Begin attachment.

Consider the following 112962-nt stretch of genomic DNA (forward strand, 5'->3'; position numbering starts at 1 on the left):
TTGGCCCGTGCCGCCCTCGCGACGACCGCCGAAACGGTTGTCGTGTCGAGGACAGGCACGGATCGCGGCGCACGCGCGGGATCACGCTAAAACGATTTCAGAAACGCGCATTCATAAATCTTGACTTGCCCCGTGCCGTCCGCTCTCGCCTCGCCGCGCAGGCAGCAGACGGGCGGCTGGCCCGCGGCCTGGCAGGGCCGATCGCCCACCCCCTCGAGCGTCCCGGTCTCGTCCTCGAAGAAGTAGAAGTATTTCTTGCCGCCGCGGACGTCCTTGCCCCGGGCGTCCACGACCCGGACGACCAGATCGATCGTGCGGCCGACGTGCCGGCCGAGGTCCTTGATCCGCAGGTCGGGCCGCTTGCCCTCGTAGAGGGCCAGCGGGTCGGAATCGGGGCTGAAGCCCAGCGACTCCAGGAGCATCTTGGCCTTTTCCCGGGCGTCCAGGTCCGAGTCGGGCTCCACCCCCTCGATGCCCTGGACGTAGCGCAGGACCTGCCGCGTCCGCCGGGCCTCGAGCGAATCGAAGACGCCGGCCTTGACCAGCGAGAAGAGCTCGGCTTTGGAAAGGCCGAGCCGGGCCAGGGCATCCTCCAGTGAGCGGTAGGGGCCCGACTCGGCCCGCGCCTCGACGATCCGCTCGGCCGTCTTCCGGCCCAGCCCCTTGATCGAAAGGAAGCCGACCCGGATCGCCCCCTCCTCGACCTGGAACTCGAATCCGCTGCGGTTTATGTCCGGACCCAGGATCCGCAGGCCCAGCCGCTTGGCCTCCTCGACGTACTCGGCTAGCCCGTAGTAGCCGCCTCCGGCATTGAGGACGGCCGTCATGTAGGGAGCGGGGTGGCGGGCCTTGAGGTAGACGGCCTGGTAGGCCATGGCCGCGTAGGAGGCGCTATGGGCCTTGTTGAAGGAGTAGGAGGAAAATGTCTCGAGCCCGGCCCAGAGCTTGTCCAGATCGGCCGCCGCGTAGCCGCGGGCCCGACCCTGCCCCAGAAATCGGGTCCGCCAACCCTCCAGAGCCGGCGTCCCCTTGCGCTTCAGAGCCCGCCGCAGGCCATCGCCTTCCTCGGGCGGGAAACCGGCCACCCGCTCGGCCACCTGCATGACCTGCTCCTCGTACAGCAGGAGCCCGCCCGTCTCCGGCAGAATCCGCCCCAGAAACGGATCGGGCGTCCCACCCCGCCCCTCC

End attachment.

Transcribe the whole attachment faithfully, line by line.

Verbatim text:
Consider the following 112962-nt stretch of genomic DNA (forward strand, 5'->3'; position numbering starts at 1 on the left):
TTGGCCCGTGCCGCCCTCGCGACGACCGCCGAAACGGTTGTCGTGTCGAGGACAGGCACGGATCGCGGCGCACGCGCGGGATCACGCTAAAACGATTTCAGAAACGCGCATTCATAAATCTTGACTTGCCCCGTGCCGTCCGCTCTCGCCTCGCCGCGCAGGCAGCAGACGGGCGGCTGGCCCGCGGCCTGGCAGGGCCGATCGCCCACCCCCTCGAGCGTCCCGGTCTCGTCCTCGAAGAAGTAGAAGTATTTCTTGCCGCCGCGGACGTCCTTGCCCCGGGCGTCCACGACCCGGACGACCAGATCGATCGTGCGGCCGACGTGCCGGCCGAGGTCCTTGATCCGCAGGTCGGGCCGCTTGCCCTCGTAGAGGGCCAGCGGGTCGGAATCGGGGCTGAAGCCCAGCGACTCCAGGAGCATCTTGGCCTTTTCCCGGGCGTCCAGGTCCGAGTCGGGCTCCACCCCCTCGATGCCCTGGACGTAGCGCAGGACCTGCCGCGTCCGCCGGGCCTCGAGCGAATCGAAGACGCCGGCCTTGACCAGCGAGAAGAGCTCGGCTTTGGAAAGGCCGAGCCGGGCCAGGGCATCCTCCAGTGAGCGGTAGGGGCCCGACTCGGCCCGCGCCTCGACGATCCGCTCGGCCGTCTTCCGGCCCAGCCCCTTGATCGAAAGGAAGCCGACCCGGATCGCCCCCTCCTCGACCTGGAACTCGAATCCGCTGCGGTTTATGTCCGGACCCAGGATCCGCAGGCCCAGCCGCTTGGCCTCCTCGACGTACTCGGCTAGCCCGTAGTAGCCGCCTCCGGCATTGAGGACGGCCGTCATGTAGGGAGCGGGGTGGCGGGCCTTGAGGTAGACGGCCTGGTAGGCCATGGCCGCGTAGGAGGCGCTATGGGCCTTGTTGAAGGAGTAGGAGGAAAATGTCTCGAGCCCGGCCCAGAGCTTGTCCAGATCGGCCGCCGCGTAGCCGCGGGCCCGACCCTGCCCCAGAAATCGGGTCCGCCAACCCTCCAGAGCCGGCGTCCCCTTGCGCTTCAGAGCCCGCCGCAGGCCATCGCCTTCCTCGGGCGGGAAACCGGCCACCCGCTCGGCCACCTGCATGACCTGCTCCTCGTACAGCAGGAGCCCGCCCGTCTCCGGCAGAATCCGCCCCAGAAACGGATCGGGCGTCCCACCCCGCCCCTCC